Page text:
Shazam! (2019)

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Everyone dreams of being a superhero. But what does it take to actually become one? Well, in the case of Billy Batson, a 14-year-old foster kid looking for his mom, all it takes is uttering a single word: Shazam! Doing so transforms him into a grown man, with flight, super strength, hyper speed, and the ability to shoot lightning from his fingers. And yet this grown-up version of Billy retains his childlike mind, so, naturally, he does all the things a teenager with superpowers would actually do. Namely, show off for girls and make money. But he’ll have to grow up fast because there’s a villain on the loose, and he’s looking to take Billy’s powers, and use them for things far less innocent and fun. Can Billy and his foster family stop him in time? Watch the movie to find out. Continue reading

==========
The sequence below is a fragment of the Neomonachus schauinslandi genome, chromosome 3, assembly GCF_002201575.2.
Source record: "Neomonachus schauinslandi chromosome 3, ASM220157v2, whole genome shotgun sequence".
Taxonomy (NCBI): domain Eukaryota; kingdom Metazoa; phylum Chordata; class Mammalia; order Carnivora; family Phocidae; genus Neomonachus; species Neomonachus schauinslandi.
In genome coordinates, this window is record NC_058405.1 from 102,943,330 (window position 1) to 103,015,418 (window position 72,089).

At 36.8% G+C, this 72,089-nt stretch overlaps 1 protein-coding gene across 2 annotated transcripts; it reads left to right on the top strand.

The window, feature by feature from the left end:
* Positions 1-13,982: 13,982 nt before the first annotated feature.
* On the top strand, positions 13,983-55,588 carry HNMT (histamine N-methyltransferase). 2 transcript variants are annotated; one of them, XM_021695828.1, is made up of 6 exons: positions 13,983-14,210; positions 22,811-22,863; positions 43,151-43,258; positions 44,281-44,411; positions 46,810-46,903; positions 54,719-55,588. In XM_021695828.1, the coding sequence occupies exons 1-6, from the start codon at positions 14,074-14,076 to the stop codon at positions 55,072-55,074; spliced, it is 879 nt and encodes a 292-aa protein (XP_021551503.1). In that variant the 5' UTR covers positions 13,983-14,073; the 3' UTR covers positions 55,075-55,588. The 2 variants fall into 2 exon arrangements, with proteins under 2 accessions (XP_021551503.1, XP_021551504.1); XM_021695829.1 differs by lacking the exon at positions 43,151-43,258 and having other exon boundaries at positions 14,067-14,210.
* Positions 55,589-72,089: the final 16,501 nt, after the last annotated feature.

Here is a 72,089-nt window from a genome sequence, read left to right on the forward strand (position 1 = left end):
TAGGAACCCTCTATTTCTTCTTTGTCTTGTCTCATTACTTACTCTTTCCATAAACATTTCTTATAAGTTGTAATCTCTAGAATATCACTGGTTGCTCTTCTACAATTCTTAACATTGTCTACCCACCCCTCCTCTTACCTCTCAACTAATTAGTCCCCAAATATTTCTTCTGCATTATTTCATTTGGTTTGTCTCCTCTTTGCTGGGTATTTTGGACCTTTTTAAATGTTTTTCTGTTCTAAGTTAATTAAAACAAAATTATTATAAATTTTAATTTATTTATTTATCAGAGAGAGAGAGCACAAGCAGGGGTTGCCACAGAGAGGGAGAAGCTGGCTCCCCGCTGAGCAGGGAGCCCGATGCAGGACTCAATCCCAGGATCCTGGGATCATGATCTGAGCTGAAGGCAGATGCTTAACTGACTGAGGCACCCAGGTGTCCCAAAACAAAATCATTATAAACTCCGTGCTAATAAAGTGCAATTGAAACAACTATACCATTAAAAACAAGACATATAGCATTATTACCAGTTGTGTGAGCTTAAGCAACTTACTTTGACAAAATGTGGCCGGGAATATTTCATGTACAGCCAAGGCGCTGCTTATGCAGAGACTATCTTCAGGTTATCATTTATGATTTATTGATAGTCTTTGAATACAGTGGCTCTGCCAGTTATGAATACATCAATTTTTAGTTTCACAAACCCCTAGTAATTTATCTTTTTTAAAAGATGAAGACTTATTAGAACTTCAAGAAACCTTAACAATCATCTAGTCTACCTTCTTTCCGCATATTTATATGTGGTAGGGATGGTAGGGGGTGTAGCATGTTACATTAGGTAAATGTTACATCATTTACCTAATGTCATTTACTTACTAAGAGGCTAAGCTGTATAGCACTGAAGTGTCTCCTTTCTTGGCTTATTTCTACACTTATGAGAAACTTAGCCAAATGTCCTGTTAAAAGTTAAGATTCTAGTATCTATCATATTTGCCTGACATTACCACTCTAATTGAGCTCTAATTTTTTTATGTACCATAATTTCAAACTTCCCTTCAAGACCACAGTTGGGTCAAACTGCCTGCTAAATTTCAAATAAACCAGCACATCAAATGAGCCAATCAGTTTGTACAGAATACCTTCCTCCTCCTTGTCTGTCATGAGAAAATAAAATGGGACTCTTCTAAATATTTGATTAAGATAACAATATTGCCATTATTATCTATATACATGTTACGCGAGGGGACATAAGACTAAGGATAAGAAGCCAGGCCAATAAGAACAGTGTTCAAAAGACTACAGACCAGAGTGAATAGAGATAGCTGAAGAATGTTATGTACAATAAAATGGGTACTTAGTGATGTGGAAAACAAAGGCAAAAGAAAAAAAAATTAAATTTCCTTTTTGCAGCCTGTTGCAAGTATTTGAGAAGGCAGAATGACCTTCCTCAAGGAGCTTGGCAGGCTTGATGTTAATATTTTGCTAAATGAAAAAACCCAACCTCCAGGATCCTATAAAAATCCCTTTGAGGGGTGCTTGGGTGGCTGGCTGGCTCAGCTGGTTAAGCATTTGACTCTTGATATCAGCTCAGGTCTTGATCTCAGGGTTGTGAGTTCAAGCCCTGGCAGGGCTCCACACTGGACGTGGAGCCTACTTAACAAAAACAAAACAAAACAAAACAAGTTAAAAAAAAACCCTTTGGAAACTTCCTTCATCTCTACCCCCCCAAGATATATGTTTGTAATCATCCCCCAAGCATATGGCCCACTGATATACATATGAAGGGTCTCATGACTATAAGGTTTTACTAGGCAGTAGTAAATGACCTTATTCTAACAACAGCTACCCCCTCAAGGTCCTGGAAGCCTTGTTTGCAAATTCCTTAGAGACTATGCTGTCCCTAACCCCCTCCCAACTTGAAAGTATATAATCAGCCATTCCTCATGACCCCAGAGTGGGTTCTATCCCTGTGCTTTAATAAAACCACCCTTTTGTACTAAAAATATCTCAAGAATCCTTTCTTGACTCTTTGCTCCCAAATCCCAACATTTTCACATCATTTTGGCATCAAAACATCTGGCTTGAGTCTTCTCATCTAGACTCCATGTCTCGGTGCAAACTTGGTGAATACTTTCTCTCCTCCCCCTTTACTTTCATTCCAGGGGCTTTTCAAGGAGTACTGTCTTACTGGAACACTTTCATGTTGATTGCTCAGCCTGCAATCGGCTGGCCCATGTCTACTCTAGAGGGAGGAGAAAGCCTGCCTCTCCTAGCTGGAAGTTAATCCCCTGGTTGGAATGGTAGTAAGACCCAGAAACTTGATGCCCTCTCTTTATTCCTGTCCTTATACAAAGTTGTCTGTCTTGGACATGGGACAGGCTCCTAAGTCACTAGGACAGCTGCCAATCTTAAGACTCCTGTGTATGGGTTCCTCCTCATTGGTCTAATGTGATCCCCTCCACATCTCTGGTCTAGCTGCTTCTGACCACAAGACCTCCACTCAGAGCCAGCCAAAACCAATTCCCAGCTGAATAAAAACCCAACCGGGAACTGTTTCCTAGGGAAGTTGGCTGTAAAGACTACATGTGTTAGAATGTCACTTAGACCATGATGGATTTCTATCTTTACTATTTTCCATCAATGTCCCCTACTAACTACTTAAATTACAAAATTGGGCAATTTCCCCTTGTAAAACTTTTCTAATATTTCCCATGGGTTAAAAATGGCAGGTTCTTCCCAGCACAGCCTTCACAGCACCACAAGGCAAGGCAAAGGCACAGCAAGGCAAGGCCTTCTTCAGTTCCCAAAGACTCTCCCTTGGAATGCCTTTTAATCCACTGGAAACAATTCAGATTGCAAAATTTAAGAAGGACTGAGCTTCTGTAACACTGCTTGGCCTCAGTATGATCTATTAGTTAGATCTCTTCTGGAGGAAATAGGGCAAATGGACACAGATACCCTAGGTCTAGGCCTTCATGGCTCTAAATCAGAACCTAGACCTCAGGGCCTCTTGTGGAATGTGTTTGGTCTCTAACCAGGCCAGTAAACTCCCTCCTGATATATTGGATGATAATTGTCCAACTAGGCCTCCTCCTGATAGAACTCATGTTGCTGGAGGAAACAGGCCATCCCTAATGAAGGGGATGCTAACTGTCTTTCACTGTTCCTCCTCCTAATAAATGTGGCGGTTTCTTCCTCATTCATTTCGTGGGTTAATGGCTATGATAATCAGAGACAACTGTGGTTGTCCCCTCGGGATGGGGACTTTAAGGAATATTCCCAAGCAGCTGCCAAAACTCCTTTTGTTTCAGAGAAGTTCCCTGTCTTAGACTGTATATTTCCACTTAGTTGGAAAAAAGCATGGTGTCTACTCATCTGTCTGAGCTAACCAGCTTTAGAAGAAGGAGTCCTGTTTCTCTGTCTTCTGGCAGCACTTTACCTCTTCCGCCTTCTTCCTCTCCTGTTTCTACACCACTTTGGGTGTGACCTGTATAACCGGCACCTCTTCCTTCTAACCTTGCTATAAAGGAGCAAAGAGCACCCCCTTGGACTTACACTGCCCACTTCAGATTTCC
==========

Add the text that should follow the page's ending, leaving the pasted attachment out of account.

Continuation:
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Dragged Across Concrete (2019)

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When they’re caught on tape crushing a handcuffed suspect’s face into the pavement, racist, corrupt police officers Mel Gibson and Vince Vaughn are put on unpaid leave. Enraged that “the entertainment industry, formerly known as the news” has treated them “unfairly,” and believing that they have “the skills and the right to acquire proper compensation” the men decide to follow a tip from one of their criminal connections and rip off a bank heist. Of course, everything goes south when the robbers kill the tellers and take a woman hostage so our “heroes” won’t have as easy of time stealing the gold they believe they’re entitled to. Will they make it out alive? Watch the movie to find out. (Or don’t. You’ll be fine if you skip this one). Continue reading

The Ballad Of Buster Scruggs (2018)

p15899689_v_v8_aaThree strangers, riding a coach to damnation. A grizzled prospector, mining for gold. A sad young woman, traveling to Oregon. An incompetent bandit, avoiding hanging once, only to be executed elsewhere. A disabled man, forced to read Shakespeare for money. A singing cowboy, laughing as he guns down his foes. What do these people have in common? Nothing, apart from the fact that they populate The Ballad Of Buster Scruggs, a new Netflix anthology film, and the latest flick from the Coen Brothers. Is it a rip-roaring good time? Well… Continue reading